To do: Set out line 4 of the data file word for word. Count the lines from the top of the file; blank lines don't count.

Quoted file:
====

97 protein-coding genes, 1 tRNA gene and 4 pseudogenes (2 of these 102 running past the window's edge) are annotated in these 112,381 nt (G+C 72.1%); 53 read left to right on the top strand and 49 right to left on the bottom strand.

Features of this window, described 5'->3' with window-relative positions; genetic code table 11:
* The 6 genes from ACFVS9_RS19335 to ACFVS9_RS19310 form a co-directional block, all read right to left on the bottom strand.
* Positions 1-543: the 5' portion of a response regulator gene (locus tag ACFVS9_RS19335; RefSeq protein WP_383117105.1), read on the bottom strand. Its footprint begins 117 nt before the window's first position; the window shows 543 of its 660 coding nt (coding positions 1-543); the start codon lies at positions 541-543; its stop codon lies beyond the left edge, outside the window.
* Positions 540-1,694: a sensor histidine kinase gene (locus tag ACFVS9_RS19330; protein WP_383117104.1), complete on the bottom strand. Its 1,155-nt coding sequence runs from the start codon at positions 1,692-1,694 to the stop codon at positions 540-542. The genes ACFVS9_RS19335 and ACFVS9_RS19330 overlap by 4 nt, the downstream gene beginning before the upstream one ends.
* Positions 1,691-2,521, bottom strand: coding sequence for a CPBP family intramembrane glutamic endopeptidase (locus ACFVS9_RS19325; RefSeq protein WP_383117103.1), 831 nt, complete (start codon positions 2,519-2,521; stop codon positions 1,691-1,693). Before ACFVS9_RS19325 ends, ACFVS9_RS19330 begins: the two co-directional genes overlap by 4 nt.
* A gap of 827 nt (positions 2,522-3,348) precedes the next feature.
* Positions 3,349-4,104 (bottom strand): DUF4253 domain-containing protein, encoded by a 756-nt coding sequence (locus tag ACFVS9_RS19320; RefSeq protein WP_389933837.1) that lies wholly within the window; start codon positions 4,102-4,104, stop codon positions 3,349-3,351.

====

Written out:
* Positions 1-543: the 5' portion of a response regulator gene (locus tag ACFVS9_RS19335; RefSeq protein WP_383117105.1), read on the bottom strand. Its footprint begins 117 nt before the window's first position; the window shows 543 of its 660 coding nt (coding positions 1-543); the start codon lies at positions 541-543; its stop codon lies beyond the left edge, outside the window.